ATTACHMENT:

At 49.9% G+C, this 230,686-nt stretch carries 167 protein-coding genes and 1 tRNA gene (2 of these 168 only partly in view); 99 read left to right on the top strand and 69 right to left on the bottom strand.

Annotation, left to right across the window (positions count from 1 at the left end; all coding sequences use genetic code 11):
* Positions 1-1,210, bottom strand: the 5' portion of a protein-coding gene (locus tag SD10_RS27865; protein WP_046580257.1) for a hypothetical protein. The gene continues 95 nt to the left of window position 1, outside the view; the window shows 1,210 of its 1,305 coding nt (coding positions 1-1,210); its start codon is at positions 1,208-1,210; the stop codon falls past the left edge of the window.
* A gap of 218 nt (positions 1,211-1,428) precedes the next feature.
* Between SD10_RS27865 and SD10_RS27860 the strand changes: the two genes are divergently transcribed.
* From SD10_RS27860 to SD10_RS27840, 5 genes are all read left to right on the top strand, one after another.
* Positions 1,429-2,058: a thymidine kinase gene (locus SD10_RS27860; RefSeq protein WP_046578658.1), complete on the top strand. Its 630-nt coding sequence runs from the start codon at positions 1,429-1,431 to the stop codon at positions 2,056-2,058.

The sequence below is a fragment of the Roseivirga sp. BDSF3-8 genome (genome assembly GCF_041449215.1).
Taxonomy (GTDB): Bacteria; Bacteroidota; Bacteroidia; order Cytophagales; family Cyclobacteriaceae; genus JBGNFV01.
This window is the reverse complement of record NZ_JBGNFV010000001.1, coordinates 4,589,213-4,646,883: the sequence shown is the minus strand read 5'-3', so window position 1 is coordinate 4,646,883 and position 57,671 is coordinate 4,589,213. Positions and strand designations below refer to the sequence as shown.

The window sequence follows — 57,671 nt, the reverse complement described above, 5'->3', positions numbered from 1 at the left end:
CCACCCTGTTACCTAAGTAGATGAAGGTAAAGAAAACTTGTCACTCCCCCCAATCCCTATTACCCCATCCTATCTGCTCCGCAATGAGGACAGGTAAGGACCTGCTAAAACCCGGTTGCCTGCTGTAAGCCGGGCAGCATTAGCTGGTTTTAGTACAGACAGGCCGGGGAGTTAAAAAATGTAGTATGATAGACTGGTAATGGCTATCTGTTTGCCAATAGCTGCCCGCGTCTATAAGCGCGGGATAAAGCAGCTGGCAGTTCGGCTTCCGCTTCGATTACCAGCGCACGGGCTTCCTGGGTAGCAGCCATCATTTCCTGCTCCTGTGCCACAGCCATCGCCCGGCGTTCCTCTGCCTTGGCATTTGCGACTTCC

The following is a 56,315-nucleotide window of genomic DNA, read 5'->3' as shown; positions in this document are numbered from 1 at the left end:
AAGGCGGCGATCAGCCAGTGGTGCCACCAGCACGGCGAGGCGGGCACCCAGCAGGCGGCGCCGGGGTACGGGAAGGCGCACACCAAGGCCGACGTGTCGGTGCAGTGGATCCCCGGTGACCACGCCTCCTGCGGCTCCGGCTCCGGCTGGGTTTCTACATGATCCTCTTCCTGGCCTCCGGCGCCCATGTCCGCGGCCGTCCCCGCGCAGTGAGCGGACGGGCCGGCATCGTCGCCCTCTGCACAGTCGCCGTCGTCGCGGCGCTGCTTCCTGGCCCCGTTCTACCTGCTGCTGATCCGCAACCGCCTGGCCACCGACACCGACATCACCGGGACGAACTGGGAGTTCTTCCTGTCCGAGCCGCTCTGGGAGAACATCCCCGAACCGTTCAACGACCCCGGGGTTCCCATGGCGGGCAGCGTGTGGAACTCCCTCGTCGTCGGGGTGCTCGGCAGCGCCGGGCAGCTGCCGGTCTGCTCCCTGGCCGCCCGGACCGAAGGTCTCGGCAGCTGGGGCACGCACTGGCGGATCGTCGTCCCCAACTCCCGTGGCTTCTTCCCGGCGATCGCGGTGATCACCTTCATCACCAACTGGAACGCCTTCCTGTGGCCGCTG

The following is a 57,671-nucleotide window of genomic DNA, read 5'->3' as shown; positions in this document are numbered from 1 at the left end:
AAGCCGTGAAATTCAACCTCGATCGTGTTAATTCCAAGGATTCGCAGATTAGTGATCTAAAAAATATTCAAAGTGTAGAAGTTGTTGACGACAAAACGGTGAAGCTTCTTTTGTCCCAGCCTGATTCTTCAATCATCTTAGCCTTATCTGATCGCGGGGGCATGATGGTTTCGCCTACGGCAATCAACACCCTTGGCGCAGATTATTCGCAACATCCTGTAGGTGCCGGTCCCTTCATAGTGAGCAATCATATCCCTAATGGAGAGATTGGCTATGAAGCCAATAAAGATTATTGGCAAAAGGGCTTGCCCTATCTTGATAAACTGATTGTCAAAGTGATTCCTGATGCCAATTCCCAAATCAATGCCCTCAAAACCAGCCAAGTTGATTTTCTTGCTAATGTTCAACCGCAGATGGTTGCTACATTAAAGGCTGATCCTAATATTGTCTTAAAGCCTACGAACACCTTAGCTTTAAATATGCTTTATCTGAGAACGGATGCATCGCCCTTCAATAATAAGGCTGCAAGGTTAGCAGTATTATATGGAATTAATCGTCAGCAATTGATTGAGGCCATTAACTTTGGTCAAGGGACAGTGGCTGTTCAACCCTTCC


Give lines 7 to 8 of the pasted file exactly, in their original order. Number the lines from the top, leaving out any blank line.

* Positions 1,429-2,058: a thymidine kinase gene (locus SD10_RS27860; RefSeq protein WP_046578658.1), complete on the top strand. Its 630-nt coding sequence runs from the start codon at positions 1,429-1,431 to the stop codon at positions 2,056-2,058.

The sequence below is a fragment of the Roseivirga sp. BDSF3-8 genome (genome assembly GCF_041449215.1).